Gamma knife radiosurgery for callosotomy in children with drug-resistant epilepsy

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Gamma knife radiosurgery as a noninvasive procedure is increasingly used as a treatment option in patients with intractable seizures. We investigated efficacy and safety of gamma knife radiosurgery (GKRS) for callosotomy in children.

Materials and methods

Between 2000 and 2004 three children between 4 and 14 years (mean 8 years) underwent radiosurgical callosotomy. One child presented with Lennox-Gastaut syndrome, two with hemispheric cortical dysplasia. These two children underwent functional hemispherotomy before GKRS. GKRS was performed with a marginal dose of 55–60 Gy on the 50% isodose.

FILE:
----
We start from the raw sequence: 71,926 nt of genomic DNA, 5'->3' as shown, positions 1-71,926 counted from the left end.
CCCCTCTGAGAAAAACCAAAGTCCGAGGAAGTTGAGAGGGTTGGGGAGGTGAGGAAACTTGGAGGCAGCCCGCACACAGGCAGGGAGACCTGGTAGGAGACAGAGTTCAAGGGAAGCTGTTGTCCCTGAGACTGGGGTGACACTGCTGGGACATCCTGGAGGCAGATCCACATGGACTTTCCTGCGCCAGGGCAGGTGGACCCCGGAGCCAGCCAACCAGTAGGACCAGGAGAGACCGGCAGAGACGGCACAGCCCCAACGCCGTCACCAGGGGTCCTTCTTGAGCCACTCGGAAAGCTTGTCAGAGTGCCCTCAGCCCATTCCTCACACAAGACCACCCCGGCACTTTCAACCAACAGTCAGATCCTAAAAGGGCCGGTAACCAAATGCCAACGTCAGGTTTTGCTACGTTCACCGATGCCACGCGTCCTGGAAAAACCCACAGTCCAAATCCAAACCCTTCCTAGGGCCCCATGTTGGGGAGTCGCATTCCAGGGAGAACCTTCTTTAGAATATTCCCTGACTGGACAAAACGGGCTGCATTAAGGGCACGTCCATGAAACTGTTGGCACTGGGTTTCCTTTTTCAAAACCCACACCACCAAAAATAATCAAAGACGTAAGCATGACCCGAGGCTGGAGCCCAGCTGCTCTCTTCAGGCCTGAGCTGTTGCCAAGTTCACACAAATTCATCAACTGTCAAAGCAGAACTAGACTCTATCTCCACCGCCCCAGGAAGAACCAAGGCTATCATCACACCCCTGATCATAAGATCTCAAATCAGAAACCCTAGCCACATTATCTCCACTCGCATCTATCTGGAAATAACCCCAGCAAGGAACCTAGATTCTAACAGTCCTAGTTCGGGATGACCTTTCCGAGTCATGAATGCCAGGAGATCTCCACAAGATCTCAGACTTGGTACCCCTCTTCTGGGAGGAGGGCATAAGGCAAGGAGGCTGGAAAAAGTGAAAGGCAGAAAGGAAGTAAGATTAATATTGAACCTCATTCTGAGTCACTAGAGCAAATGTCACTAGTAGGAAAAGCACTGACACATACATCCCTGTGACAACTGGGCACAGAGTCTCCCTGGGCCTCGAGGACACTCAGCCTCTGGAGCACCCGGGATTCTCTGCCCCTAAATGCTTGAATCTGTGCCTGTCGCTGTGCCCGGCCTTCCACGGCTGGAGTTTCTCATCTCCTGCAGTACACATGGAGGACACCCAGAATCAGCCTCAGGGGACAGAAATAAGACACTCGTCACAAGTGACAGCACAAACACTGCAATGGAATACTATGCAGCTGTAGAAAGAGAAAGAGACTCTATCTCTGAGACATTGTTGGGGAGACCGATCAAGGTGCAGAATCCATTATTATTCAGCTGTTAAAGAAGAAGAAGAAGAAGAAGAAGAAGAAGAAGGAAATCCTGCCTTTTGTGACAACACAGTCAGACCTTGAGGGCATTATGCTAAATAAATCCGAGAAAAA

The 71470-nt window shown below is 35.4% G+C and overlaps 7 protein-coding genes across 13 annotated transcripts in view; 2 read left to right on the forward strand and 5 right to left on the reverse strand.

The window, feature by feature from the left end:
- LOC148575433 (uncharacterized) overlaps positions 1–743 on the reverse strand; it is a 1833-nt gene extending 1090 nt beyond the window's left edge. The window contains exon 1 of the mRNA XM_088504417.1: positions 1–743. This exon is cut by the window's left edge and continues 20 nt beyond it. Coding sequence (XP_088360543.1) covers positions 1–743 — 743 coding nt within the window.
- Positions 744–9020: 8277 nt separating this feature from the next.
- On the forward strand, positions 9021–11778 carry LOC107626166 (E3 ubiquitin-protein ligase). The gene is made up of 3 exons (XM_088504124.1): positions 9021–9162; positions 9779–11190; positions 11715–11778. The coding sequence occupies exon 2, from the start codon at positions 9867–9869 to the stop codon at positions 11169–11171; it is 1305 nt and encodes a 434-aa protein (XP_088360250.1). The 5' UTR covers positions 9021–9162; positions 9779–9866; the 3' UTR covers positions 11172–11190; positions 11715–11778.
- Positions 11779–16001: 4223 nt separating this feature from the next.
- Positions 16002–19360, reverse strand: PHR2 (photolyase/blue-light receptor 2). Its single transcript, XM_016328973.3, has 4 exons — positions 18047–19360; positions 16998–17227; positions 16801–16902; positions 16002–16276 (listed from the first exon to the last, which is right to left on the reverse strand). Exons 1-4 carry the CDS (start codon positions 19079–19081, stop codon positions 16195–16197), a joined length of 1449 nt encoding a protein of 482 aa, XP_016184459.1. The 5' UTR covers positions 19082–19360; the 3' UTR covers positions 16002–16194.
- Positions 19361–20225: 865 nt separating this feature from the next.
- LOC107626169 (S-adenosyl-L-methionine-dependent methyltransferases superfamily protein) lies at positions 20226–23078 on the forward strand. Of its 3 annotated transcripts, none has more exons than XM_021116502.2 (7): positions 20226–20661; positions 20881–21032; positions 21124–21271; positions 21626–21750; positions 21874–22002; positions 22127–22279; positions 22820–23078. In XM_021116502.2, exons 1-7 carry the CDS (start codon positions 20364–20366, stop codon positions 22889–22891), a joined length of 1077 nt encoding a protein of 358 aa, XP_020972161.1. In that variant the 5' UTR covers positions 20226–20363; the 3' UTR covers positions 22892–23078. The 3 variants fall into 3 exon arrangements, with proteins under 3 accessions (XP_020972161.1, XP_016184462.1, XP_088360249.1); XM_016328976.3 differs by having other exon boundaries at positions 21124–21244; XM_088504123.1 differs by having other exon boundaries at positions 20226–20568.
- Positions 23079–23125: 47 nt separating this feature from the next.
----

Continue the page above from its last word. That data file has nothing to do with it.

Mean follow-up was 35 months. Radiosurgical callosotomy was ineffective in one child with the Lennox-Gastaut syndrome, whereas in the remaining two children, a 100% seizure reduction of generalized tonic-clonic seizures, 20–70% reduction of partial seizures, and a progress in mental and physical development was achieved. No postradiosurgical side effects were observed in all children.


Radiosurgical callosotomy might be offered after hemispherotomy to complete callosal resection. However, larger number of patients and longer follow-ups are needed to draw final conclusions.

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